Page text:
This simple phrase uttered by Locke in the final moments of the first season sums up the entirety of Lost the series.  Lost was a Journey that we all took with primarily Jack Shepard on his quest to transition from a Man of Science to a Man of Faith.  The castaways all had flaws, we spent many seasons with them exploring these flaws and how they affected their lives up until the point of their arrival on the Island.  Their goal on the island and in life was to find their purpose. To, despite their flaws and mistakes in life, discover that faith in others and faith in oneself is the key to eternal happiness.  As mentioned before this Journey was shared with the viewer.  They too were being asked to make this transition from the world of the Rational and the World of the Irrational.  Those who failed to make this transition found themselves in the end unsatisfied by how the story ended.

It was sad to see so many reviews come out after the fact be negative in nature; how could it be so many people didn't get it?  What is also interesting about these negative reviewers is they almost always bring up season one and season two as their favorite seasons.  This is interesting as these were the two least coherent of the seasons.  The writers really were making it up as they went along, and knew it.  Alas, they were never going to be satisfied.  They'd decided long ago that there was no way that all the mysteries of the Island were going to be explicitly or implicitly explained.  They lack imagination and yes faith.

They never made the transition.  They went six years, like Jack, wanting answers.  Wanting the "Truth." The "Truth" doesn't matter.  There is no "Truth," it doesn't exist.  The meaning of the finale and the meaning of the show is clear.  You don't need science, you don't need answers, you don't need to know "why they died." All you really need to have is faith in what you believe, whether it's right or wrong, which will lead you down the path to righteousness.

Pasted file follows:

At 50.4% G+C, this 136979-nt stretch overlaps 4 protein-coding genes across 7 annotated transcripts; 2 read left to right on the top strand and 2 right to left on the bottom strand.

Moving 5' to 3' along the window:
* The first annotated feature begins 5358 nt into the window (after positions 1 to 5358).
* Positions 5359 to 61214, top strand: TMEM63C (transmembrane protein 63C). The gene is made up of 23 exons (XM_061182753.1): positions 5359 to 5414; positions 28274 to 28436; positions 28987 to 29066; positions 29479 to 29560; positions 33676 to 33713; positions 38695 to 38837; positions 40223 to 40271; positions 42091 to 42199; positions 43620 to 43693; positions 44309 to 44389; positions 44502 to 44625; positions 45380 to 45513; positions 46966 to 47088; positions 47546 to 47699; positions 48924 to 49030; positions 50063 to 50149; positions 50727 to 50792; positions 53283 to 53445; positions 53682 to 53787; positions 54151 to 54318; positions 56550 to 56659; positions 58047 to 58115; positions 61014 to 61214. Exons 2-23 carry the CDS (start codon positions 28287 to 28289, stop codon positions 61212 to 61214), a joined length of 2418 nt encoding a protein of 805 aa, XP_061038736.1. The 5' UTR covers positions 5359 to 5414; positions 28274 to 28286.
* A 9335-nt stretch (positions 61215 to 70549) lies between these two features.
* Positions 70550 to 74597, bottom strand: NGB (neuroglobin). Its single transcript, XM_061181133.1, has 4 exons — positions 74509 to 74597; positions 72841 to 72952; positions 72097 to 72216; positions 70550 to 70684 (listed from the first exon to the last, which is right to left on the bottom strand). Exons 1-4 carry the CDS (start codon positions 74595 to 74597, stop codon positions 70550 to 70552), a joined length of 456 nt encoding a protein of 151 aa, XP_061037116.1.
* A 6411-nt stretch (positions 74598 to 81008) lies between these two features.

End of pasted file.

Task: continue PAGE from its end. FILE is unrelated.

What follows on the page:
The final episodes gave us incite into these mechanisms, and the overall mythos of the Lost universe.  First as always is the question of free will.  The characters each have a purpose, they've been pushed along in their lives by Jacob to achieve this purpose.  We learn though that everyone has free will.  Micheal and presumably Eko were banished to the live on the island as whispers forever because they did not fulfill the purpose set forth for them.  They had the free will to do or or not do, and chose to follow their own paths.  Those who died after fulfilling their purpose were sent to "Purgatory" when they died to live the life they should have lived had they just learned to have faith and strength into themselves.  When they've achieved happiness they become aware of their past life, and are given the opportunity to pass on. Even after becoming aware, they can stay in this happy place as long as they want.  It's this what was truly important about Lost.  It was the big question that needed to be answered.  Why were they on the island?  Because they were suppose to be.  The small stuff, like food drops and four toed statues merely get in the way, they're distractions from the truth of the story. 

For those still not satisfied, fear not.  A franchise like this cannot remain dormant.  There will undoubtedly be novels and comic books, maybe even a Christmas special...  The events we were allowed to see were but a small portion of the whole time line.  Lets hope they have the incite to keep the "extended universe" to the Star Trek model and not the Star Wars Model.  Little known fact is that at Paramount there is and office to where all Star Trek related material in any media must go and be certified canon before it can be published.  LucasArts on the other hand doesn't pay much attention to it's extended universe, and maintains a policy that only the films and other media specifically produced by LucasArts is officially canon.  This makes for simple administration but it's a nightmare for detail obsessed fans. 

Farewell to Lost, you'll be dearly missed.  You ended as you began, and proved to us all that if you live together you'll never die alone.